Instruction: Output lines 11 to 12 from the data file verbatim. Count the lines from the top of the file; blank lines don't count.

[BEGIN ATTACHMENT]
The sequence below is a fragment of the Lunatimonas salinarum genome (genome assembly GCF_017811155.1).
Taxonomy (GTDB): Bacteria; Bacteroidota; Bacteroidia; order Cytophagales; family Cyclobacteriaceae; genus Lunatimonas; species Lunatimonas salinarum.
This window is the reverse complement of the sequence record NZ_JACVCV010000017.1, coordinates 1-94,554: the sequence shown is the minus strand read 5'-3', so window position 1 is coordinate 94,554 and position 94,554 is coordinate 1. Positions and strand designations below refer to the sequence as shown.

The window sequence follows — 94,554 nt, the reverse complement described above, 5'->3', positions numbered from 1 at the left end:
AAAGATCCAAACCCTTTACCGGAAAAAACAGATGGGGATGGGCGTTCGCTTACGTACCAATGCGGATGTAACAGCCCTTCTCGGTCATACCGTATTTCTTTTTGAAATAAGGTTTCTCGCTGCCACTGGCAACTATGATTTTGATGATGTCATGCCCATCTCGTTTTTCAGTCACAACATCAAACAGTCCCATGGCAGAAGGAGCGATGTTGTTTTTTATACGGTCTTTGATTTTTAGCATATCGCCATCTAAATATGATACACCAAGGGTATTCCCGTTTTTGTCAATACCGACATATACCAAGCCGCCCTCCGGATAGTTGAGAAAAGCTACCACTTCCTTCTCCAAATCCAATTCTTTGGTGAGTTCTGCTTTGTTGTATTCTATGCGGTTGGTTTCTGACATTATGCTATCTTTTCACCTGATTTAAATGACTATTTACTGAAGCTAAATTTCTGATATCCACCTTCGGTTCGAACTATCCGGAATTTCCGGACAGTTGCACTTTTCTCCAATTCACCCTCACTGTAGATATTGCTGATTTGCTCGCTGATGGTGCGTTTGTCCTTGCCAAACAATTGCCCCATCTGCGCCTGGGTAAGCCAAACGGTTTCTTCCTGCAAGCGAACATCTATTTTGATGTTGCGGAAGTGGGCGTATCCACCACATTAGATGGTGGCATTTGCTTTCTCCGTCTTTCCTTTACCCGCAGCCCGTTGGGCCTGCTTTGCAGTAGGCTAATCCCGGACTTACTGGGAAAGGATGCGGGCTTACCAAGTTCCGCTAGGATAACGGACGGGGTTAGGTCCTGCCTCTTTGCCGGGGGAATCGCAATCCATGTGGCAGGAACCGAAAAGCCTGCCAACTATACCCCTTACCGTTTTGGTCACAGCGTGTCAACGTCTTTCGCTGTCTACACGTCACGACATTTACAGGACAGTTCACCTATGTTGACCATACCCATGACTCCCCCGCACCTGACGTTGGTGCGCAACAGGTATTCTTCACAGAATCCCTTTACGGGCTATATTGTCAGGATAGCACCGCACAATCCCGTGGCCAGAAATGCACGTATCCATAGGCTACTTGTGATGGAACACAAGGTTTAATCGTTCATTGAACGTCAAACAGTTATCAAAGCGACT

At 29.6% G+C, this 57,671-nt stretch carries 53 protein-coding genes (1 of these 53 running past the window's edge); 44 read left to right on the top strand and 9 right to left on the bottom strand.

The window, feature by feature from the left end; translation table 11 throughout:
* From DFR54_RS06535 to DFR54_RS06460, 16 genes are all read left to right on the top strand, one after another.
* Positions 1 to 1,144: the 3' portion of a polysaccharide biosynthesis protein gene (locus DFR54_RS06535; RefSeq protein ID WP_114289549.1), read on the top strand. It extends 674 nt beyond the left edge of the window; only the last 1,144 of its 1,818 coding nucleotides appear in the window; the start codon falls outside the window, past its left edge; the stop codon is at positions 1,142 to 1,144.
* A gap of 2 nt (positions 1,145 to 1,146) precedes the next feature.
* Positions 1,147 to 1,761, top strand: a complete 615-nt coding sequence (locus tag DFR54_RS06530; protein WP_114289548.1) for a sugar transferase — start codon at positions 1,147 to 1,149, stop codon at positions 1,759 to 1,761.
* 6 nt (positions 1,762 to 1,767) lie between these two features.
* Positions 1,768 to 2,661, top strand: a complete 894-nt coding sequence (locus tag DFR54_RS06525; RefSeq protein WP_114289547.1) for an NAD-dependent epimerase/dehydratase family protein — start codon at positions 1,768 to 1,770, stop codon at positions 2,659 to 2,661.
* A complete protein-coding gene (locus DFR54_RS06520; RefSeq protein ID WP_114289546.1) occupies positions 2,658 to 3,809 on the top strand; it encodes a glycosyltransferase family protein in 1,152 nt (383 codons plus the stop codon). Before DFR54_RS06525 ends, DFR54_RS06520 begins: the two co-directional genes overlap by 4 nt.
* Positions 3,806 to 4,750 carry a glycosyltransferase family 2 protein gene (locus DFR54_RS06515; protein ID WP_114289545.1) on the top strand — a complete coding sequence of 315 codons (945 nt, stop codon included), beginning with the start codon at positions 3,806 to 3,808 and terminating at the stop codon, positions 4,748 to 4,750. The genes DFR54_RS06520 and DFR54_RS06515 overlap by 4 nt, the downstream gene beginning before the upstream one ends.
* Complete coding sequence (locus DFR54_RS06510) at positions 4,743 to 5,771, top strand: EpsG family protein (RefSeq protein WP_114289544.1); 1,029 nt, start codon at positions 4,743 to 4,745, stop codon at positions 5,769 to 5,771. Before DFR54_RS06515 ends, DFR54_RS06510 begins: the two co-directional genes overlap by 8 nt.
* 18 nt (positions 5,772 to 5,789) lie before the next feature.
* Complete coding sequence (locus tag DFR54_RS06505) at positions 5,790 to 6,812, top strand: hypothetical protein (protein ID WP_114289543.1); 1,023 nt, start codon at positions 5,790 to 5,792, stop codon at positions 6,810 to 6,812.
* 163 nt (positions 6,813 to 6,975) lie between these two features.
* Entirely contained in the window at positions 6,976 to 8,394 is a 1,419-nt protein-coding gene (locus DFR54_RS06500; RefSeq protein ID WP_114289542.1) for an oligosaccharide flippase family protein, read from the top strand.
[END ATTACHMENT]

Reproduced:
* Positions 1,147 to 1,761, top strand: a complete 615-nt coding sequence (locus tag DFR54_RS06530; protein WP_114289548.1) for a sugar transferase — start codon at positions 1,147 to 1,149, stop codon at positions 1,759 to 1,761.
* 6 nt (positions 1,762 to 1,767) lie between these two features.